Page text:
It’s a time for comfort food, for making good use of what’s in the pantry, even freezers and fridges, for limiting trips to the grocery store. You’re probably like me and keep a few things stored, just in case. One dish meals are always a boost, especially for the cook! Personally, I’ve always loved a good casserole and I think we all would do well to have a few in our repertoire.

Chicken casserole, and there are many, is good all year round, though it seems I tend make this rendition in early Spring, when there’s still a nip in the air on up through Easter and when the weather warms up. I’ll admit this casserole lends itself to substitutions, is a good one to double up- cook one right away, then freeze one just in case you need to send a meal or would love to have a ready to bake meal on hand. And, this chicken casserole is old fashioned, uses pantry staples and can be assembled quickly too!

Camellia’s Chicken Casserole

  • 2 sleeves of party crackers such as Ritz or Town House- roughly crushed
  • 1 stick of melted butter (cooled) plus more for preparing the baking dish.
  • 2 cups of fully cooked, roughly chopped or shredded chicken breasts
  • 1 can of cream of mushroom soup (may substitute cream of chicken) low sodium if possible
  • 1 1/2 cups of chopped fresh, frozen or canned asparagus- drained. Remove any woody stems.
  • 1/2 cup of water or chicken broth
  • 1/2 cup of sour cream
  • Salt and pepper to taste.
  • *May add 1/2 cup of chopped or sliced mushrooms, often shredded cheddar is added as a variation in the topping
  • Melt butter and cool. Add butter to crushed party crackers, press half of mixture in the bottom of a lightly butter 9×9 Pyrex dish. Reserve cracker mixture for topping. In a mixing bowl, combine remaining ingredients- chicken, canned soup, sour cream, asparagus, liquid and if desired mushrooms or grated cheddar. Salt and pepper mixture to taste. Mixture should be thick. Carefully pour chicken mixture on top of crushed and buttered crackers in prepared dish. Add remaining topping to finish assembling the casserole. Bake at 350 degrees for 40 minutes or until browned and bubbling. Allow to cool 5 minutes before serving. This recipe may be doubled. *Feel free to substitute fresh or frozen early peas, broccoli is good also, though you may need to steam a bit first and please don’t use big chunks. For a bit of extra crunch, I have substituted sliced celery, which adds a subtle flavor. And if you don’t have cream of mushroom soup- cream of chicken or even cream of celery works too! Baked Turkey Breast is also a good substitute for the chicken.One ingredient I wouldn’t feel comfortable exchanging is the party crackers, since they have a unique and satisfying flavor that cannot be duplicated. This casserole, since it essentially uses fully cooked ingredients freezes well. Enjoy!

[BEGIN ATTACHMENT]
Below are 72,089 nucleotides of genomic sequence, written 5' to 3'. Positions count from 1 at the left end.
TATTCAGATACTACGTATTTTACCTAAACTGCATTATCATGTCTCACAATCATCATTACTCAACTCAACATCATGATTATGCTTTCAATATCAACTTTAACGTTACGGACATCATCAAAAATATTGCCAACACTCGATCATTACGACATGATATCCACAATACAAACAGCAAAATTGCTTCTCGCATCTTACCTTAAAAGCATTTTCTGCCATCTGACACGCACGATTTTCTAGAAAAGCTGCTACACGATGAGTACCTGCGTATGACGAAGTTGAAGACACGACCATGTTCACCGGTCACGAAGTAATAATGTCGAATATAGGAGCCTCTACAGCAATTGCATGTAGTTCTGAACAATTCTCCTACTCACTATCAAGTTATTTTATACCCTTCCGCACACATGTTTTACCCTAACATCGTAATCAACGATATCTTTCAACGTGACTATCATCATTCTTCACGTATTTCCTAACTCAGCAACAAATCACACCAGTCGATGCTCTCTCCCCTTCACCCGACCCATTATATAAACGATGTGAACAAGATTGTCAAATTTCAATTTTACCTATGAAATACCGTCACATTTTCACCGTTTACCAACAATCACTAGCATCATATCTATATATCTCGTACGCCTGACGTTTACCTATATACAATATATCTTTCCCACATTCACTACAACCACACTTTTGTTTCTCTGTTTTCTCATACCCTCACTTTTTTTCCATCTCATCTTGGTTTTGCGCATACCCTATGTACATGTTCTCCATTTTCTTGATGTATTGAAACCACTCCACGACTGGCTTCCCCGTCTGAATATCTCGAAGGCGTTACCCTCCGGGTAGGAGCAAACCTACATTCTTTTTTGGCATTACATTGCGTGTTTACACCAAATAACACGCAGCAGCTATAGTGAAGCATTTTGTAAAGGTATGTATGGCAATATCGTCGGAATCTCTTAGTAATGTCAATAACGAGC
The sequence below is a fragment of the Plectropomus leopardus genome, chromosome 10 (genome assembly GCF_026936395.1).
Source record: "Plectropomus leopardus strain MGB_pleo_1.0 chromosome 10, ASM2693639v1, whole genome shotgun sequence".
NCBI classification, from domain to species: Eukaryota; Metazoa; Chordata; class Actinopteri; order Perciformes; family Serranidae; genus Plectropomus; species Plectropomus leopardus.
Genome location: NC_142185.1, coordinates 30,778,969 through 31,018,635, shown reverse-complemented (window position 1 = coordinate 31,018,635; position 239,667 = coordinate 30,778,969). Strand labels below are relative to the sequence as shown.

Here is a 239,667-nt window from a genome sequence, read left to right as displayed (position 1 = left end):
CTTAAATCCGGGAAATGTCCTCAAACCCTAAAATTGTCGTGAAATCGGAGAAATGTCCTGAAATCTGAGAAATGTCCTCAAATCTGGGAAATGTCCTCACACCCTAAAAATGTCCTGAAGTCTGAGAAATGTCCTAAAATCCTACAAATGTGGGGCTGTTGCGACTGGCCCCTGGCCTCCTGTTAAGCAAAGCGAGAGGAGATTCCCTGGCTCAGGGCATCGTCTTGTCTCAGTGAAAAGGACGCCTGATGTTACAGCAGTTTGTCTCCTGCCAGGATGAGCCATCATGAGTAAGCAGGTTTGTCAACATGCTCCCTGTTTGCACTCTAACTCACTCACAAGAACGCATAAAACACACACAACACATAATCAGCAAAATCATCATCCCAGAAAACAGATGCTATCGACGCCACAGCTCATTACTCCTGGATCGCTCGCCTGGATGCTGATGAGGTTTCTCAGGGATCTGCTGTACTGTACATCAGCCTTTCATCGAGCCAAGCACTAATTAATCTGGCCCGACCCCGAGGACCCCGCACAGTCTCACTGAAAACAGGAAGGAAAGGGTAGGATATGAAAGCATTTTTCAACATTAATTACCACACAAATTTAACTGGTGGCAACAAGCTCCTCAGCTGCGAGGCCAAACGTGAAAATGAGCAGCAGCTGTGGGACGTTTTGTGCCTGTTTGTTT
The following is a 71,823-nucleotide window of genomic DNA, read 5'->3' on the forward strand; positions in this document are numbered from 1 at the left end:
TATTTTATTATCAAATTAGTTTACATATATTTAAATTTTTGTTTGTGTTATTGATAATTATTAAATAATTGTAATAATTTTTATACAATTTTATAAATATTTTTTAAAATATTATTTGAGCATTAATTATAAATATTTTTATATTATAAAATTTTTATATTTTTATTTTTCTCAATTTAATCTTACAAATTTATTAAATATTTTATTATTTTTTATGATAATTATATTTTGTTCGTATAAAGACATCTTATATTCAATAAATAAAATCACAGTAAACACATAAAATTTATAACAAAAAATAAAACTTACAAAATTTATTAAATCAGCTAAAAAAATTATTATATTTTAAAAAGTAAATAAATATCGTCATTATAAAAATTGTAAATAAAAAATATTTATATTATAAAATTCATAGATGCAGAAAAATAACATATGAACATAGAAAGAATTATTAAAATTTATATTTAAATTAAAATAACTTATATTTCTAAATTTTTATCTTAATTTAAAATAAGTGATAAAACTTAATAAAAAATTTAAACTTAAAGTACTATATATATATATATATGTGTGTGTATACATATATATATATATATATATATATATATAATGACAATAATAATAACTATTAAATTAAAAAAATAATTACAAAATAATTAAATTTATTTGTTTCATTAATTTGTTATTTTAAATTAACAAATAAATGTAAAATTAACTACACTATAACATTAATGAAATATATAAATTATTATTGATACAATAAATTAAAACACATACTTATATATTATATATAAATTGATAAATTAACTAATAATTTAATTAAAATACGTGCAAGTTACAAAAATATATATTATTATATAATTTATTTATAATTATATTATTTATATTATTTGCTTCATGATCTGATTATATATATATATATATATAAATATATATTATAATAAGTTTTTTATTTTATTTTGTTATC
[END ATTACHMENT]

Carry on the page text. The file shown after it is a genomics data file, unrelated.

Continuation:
• Casseroles have been the mainstay of southern Cooking for…a whole lot of years! They are a great way to stretch food to feed the masses or can be made up in batches or single servings. Give a Southern cook a ‘situation’ we can come through with a casserole. New baby, surgery, new home, sickness, dinner on the ground, holiday gatherings and sadly, even death- there’s a casserole for any and all occasions. There’s something about a casserole that fills a basic need for comfort in trying times. This one? Let’s just say- I could start at one corner and go in for a dip…come back later and even it up. Still later, heat it up… dish it up and then run a spoon around the edges. You get the picture. Waste not, want not, right? I’ll bet you have most of the ingredients without even having to go to the grocery store! Stay home. Stay well fed. Stay healthy.

    Love y’all, Camellia

    * A few tips during this pandemic: I have had good results buying larger cuts of meat – chuck roasts, turkey breasts and bulk ground beef which currently are more available. I plan meals around using leftovers or dividing these meats, preparing them ahead for meat loaves, hamburger patties; dividing a roast into two smaller roasts, stewing or roasting some of the chicken and making a stew, soup, casserole or chicken salad so that food preparations is minimized. Remember meat is protein and generally has zinc- which aids the immune system. (Be careful of serving sizes, though) And the bonus of dividing larger quantities of meat into several meals is- I don’t feel like I’m slaving in the kitchen, instead of reading, writing or doing Spring gardening or clean up! And while I’m at it- the pollen this year is unbelievable! Though, I’m so thankful to have a yard! Until next time… glad you stopped by!

    Photographs are obviously mine.

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